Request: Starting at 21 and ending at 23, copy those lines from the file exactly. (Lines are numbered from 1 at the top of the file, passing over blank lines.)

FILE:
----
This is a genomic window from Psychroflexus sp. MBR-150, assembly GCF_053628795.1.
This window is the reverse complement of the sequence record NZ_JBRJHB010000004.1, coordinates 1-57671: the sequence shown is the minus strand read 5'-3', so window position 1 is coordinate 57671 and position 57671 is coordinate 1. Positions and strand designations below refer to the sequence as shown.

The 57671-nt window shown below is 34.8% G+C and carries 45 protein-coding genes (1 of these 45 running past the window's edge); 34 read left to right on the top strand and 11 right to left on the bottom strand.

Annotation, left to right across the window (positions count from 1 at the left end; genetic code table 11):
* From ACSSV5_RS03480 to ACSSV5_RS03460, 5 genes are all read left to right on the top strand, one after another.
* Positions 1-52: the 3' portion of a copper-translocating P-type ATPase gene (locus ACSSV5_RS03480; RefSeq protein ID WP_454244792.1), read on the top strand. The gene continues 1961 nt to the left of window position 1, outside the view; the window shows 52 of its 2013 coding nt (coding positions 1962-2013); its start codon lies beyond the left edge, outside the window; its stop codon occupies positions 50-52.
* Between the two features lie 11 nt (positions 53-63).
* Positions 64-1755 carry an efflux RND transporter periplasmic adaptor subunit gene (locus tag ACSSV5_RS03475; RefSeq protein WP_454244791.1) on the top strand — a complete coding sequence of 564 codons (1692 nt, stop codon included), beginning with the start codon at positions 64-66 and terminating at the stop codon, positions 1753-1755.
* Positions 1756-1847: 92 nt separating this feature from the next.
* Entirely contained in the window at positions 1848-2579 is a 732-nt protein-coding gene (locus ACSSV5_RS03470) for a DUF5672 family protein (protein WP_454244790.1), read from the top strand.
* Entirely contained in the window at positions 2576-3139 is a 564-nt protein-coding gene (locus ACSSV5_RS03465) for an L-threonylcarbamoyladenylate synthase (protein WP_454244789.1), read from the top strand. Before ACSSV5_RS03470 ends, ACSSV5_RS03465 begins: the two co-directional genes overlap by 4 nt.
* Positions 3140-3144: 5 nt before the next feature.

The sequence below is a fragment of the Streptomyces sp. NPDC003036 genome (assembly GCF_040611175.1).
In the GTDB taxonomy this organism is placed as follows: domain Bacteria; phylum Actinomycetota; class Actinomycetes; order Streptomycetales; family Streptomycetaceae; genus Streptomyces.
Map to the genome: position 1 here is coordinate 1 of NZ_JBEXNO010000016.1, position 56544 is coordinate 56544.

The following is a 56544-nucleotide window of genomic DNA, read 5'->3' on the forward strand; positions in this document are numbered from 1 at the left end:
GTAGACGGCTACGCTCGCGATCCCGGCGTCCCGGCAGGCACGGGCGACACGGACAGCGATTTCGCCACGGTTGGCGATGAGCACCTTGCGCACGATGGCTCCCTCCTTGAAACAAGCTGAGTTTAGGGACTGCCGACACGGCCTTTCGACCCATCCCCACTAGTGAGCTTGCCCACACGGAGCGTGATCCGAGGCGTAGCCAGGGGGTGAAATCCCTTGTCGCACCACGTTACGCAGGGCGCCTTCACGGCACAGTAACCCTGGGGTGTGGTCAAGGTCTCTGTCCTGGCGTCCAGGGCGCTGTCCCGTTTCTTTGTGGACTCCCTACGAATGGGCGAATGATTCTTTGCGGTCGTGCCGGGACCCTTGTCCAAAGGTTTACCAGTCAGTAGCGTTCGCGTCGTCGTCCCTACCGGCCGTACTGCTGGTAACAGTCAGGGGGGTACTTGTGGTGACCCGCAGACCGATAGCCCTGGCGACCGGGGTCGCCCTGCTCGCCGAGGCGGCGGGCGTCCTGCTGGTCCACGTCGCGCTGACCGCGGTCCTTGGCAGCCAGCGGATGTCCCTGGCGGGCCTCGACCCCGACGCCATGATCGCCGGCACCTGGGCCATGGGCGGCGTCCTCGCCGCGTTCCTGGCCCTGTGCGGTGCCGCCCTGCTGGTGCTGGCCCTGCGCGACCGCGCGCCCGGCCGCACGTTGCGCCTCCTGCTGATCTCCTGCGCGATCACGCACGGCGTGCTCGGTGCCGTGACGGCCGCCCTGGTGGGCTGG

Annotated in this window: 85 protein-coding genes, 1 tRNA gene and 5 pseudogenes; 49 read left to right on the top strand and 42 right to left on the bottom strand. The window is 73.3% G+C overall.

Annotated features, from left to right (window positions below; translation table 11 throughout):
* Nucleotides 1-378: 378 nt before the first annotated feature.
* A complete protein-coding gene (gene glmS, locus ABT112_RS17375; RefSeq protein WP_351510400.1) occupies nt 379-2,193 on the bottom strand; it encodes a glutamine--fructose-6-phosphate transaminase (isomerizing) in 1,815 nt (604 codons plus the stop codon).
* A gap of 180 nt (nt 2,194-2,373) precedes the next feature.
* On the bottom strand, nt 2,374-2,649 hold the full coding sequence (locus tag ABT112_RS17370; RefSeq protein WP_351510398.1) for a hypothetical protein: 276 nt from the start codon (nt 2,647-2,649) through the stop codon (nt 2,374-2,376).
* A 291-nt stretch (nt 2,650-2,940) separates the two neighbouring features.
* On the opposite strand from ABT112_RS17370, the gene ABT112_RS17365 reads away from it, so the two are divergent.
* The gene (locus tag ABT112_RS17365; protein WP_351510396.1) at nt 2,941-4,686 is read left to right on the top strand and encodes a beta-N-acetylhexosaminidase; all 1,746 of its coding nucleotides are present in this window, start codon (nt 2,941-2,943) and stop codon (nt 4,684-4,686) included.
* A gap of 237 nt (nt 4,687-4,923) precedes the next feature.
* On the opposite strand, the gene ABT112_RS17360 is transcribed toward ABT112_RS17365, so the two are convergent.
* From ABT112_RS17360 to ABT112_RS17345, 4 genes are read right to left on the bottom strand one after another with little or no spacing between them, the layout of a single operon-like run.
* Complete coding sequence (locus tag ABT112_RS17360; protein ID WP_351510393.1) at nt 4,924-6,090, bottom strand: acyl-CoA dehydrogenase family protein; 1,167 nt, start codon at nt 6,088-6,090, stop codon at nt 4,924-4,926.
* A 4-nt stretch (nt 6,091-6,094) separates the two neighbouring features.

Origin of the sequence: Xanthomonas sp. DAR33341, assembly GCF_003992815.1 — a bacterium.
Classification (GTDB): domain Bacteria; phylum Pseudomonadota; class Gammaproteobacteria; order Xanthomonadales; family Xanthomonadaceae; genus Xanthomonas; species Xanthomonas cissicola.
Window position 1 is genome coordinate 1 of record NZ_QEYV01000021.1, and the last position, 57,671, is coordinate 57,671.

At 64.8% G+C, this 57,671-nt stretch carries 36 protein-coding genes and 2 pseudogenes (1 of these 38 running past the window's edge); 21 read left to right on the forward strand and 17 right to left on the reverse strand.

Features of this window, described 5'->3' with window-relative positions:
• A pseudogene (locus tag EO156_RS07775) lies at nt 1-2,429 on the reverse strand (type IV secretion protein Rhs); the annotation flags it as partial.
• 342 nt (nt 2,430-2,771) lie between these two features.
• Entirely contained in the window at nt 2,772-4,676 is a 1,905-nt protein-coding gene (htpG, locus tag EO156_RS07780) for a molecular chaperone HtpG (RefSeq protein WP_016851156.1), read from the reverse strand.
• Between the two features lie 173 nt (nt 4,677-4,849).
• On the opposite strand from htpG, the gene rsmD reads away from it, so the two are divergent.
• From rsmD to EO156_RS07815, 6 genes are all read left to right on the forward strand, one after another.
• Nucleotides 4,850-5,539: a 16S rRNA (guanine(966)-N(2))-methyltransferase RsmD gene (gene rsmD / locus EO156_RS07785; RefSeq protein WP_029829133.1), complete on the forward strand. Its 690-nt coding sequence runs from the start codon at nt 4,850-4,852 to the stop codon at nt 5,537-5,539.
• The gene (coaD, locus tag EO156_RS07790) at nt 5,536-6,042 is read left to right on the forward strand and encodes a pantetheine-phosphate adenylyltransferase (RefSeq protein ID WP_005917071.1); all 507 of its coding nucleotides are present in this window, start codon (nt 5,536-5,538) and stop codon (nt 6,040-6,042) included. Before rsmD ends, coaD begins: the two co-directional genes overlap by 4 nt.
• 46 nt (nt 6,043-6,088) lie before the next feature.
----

* A complete protein-coding gene (gene glmS, locus ABT112_RS17375; RefSeq protein WP_351510400.1) occupies nt 379-2,193 on the bottom strand; it encodes a glutamine--fructose-6-phosphate transaminase (isomerizing) in 1,815 nt (604 codons plus the stop codon).
* A gap of 180 nt (nt 2,194-2,373) precedes the next feature.
* On the bottom strand, nt 2,374-2,649 hold the full coding sequence (locus tag ABT112_RS17370; RefSeq protein WP_351510398.1) for a hypothetical protein: 276 nt from the start codon (nt 2,647-2,649) through the stop codon (nt 2,374-2,376).